In a recent study, we used a “natural experiment” in Turkey to study the causal effect of education on women’s fertility, empowerment, and their children’s health (Dinçer, Kaushal, and Grossman, 2013). In 1997, Turkey passed the Compulsory Education Law that increased compulsory formal schooling from five to eight years. Individuals born after 1985 (who were 11 or less in 1997) were the target of the law. To accommodate the expected increase in enrollment, the government devoted additional resources on school infrastructure and in hiring new teachers and these investments varied across the sub-regions of Turkey. In our experiment, we formed a treatment group of women who were born between 1986 and 1990 and were affected by the legislation and a corresponding comparison group of women who were born between 1979 and 1985 and were not affected. We took advantage of variations across cohorts in the number of primary school teachers in the sub-region of residence at age 11 to construct an “instrument” that we applied to predict the educational attainment of young women resulting from the Compulsory Education Law. The predicted education variable, which is independent of heritable traits and a future orientation, is then used to estimate the effect of education on a variety of outcomes experienced by the treatment group of women and their offspring from information obtained when the treatment cohort was between the ages of 18 and 22 and the comparison cohort was between the ages of 23 and 29.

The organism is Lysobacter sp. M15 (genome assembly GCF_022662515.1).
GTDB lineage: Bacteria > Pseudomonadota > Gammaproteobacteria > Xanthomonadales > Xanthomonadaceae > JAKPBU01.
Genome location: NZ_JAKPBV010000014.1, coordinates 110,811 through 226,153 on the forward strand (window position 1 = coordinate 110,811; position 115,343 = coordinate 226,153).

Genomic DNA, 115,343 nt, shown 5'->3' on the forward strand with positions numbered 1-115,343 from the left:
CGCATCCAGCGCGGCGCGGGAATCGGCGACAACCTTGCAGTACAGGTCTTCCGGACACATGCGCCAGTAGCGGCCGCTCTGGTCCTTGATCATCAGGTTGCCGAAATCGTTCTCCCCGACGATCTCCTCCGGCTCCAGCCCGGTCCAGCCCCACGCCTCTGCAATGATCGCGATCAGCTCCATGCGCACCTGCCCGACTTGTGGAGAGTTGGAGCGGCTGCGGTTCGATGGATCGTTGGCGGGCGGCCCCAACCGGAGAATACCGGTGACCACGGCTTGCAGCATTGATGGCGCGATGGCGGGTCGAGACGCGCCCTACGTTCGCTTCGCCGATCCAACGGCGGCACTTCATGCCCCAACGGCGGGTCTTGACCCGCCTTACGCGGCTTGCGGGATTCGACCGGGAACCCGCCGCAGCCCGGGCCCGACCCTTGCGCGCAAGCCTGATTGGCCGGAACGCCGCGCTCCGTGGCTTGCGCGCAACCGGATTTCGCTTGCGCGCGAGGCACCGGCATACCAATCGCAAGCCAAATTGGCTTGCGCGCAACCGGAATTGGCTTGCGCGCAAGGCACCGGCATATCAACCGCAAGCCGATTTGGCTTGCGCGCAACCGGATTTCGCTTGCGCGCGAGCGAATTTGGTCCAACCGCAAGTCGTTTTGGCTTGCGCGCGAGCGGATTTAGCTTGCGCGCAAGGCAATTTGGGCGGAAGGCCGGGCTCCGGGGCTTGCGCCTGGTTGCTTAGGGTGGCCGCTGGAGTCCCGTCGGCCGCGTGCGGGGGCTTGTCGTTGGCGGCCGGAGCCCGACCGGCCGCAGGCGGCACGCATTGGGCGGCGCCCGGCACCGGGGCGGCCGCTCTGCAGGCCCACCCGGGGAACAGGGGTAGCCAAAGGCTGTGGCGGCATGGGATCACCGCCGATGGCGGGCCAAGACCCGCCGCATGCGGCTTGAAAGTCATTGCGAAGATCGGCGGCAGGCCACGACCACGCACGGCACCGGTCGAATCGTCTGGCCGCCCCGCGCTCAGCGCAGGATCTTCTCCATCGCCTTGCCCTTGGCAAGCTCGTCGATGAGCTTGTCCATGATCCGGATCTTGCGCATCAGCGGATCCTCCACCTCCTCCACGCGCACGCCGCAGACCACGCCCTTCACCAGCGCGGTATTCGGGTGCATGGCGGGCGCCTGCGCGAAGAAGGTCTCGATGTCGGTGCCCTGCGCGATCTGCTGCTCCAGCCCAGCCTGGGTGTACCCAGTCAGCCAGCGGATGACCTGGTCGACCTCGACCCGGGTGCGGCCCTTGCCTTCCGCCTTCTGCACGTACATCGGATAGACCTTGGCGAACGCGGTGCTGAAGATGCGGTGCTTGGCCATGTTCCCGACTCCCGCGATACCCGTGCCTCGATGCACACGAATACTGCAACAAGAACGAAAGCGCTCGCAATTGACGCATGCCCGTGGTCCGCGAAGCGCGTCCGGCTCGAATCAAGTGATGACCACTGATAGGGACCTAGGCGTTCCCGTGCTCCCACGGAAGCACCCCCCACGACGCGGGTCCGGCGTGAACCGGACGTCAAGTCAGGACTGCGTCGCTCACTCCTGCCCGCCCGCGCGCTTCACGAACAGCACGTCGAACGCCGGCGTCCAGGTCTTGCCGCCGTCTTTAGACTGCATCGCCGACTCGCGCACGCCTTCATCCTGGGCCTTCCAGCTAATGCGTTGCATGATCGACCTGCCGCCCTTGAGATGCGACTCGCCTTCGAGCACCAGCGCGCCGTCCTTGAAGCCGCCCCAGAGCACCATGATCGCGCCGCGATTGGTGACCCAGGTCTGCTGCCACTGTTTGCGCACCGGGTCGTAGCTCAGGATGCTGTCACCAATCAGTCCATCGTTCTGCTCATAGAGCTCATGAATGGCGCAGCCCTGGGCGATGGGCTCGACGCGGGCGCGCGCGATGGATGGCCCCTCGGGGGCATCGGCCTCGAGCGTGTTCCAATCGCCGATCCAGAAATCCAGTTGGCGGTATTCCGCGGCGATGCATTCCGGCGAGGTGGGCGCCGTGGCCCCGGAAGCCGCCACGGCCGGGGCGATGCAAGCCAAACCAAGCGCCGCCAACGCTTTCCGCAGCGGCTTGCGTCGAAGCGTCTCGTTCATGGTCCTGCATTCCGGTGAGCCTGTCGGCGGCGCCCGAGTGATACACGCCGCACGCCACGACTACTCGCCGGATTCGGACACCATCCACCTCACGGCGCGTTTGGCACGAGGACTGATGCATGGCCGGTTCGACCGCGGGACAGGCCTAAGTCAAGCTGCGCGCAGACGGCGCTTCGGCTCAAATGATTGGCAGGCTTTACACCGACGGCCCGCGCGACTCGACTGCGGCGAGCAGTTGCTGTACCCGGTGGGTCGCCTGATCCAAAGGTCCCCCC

We find that a 10 percentage point increase in the proportion of ever married women with eight years of schooling lowered the number of pregnancies per ever-married woman by approximately 0.13 and the number of children born by 0.11. There is also some evidence of a decline in child mortality caused by mother’s education. Further, our analysis shows that a 10 percentage-points increase in the proportion with eight years of schooling raised the proportion of women using modern family planning methods by eight to nine percent and the proportion of women with knowledge of their ovulation cycle by five to seven percent. However, we find little evidence that schooling changed women’s attitudes towards gender equality.